With the momentum of my movement, I stabbed with my knife. The blade buried into scaled flesh and I felt hot blood spill onto my hands as I withdrew the cutting edge. The creature howled and spun towards me. I moved with its rotation keeping myself close to the supporting legs. As we moved, I stabbed, frenzied, severing muscle and nerve to another hind leg.
With an unexpected twist of its carapace, the creature whirled away from me just as the gas jets cut out. A wild swing caught me in the side with the back of one of its talons knocking me prone. The creature tried to spring atop me but with two dead legs, it could only lurch forward. Still, I was on my back on the ground scuttling away as fast as I could.
The creature was on of me in an instant. Its four remaining scythe legs caging me in on all sides. It howled revealing a maw bristling with rows of glistening teeth. Its breath was rank with the smell of rancid flesh. I grabbed its front claws with my hands and held on tight despite the cutting pain of the bone blades slicing my palms. Then I kicked up with my boots pressing hard against its chest to keep its vile jaws as far away from me as possible.
Bucking and thrashing, it tried to dislodge me and catch my legs with its jaws, but I held on. I rode the flailing abomination while blood ran hot and thick from my palms. Still the creature was heavy. Its weight crushed down on me sapping the strength from my legs an inch at a time. Those terrible jaws grew closer and closer to my face as my legs began to tremble under the strain. I felt the sultry, putrid breath on my face. A long prehensile tongue, tacky with drool, unfurled from the maw and traced a slow trail up my cheek. I screamed. I roared. I fought back with all my life and soul as my legs began to buckle at the knees.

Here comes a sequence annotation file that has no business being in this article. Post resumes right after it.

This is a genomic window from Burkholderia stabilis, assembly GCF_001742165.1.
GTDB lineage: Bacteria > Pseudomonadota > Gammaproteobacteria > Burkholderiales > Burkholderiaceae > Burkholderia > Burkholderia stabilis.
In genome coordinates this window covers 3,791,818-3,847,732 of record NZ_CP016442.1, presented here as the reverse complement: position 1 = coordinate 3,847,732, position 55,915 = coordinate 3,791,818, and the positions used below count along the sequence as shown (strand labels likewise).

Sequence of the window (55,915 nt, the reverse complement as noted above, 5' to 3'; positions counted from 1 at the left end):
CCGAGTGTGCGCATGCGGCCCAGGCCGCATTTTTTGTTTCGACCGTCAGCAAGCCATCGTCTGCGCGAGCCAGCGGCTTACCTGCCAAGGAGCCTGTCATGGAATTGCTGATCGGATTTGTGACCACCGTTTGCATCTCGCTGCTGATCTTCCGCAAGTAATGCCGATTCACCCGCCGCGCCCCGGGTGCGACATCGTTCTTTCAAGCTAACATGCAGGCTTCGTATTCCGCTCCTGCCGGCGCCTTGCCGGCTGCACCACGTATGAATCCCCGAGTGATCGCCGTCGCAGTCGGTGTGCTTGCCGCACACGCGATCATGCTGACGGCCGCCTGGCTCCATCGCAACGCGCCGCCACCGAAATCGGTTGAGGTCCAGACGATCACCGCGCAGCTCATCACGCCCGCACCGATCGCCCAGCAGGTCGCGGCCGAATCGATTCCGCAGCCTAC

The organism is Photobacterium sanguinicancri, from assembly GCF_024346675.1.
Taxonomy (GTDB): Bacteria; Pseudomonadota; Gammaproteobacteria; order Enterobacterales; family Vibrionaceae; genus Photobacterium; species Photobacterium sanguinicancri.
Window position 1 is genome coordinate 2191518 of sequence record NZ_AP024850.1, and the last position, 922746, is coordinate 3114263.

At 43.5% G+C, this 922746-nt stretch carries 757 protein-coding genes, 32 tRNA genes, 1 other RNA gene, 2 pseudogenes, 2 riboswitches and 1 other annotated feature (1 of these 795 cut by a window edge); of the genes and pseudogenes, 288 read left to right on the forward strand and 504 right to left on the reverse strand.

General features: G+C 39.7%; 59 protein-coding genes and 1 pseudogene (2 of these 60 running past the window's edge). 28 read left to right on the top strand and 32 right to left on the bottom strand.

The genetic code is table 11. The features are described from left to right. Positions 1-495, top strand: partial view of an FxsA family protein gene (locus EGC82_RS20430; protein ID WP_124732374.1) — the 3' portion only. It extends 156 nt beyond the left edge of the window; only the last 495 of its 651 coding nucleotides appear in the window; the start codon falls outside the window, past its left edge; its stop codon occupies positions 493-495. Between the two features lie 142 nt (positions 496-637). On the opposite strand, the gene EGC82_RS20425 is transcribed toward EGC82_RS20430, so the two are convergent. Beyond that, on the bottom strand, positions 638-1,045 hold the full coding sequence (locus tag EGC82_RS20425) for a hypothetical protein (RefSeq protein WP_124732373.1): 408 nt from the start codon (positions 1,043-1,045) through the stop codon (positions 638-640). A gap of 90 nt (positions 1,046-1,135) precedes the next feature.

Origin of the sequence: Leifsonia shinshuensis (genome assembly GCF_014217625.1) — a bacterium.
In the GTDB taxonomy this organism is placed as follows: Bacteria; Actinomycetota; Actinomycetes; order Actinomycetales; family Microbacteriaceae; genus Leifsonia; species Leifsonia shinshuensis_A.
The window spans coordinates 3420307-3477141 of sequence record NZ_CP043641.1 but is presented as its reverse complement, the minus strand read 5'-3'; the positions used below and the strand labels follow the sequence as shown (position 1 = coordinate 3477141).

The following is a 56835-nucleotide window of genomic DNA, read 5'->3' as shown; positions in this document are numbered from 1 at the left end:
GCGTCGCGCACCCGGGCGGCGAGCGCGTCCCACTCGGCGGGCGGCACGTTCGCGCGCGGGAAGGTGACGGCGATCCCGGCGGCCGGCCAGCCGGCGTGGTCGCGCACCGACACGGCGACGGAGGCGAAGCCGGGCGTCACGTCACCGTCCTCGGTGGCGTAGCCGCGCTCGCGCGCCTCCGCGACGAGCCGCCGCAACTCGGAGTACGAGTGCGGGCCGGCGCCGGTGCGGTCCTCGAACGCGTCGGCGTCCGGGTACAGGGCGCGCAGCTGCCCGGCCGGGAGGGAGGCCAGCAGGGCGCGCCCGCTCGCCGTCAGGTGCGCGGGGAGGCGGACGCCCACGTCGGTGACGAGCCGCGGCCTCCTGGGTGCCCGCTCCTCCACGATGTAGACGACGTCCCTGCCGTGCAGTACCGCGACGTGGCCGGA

Jets erupted again for a third and final cycle obscuring all. In that briefest pause, that second’s reprieve, I released one of the taloned legs, scooped my knife, and drove it hard and deep into the creature’s neck. There was a great rushing of air as it tried to shriek, and coppery blood splashed my face. It bucked and pulled away into the mist heralded by the slipping, sliding sound of its claws struggling on gore slick concrete. When finally the jets cut out and the fog cleared, the creature lay dead in a slowly growing pool of lurid orange.
I wiped the blood from my face and sat panting on the ground. After long minutes of the airlock whirring and hissing, a seam of golden light formed on the outer door. It slowly widened and I climbed to my feet. I collected my scattered equipment and went to stand by the growing brilliance. Warm, soothing light of citrus orange rimmed in petal pink spilled across my cheeks.
When the door had opened wide enough, I took my first steps out in The Above to bathe in the beauty of the dawn light. This isn’t so bad, I thought staring out into the majesty of the great unknown. Looking upon The Above for the first time, no instinct nor imprinted memory bubbled up to guide me but, in that moment, my first living dawn, I did not fear. “The world was far too beautiful a place for fear,” I whispered as I stood in the glow of the dawn that marked my first day’s end.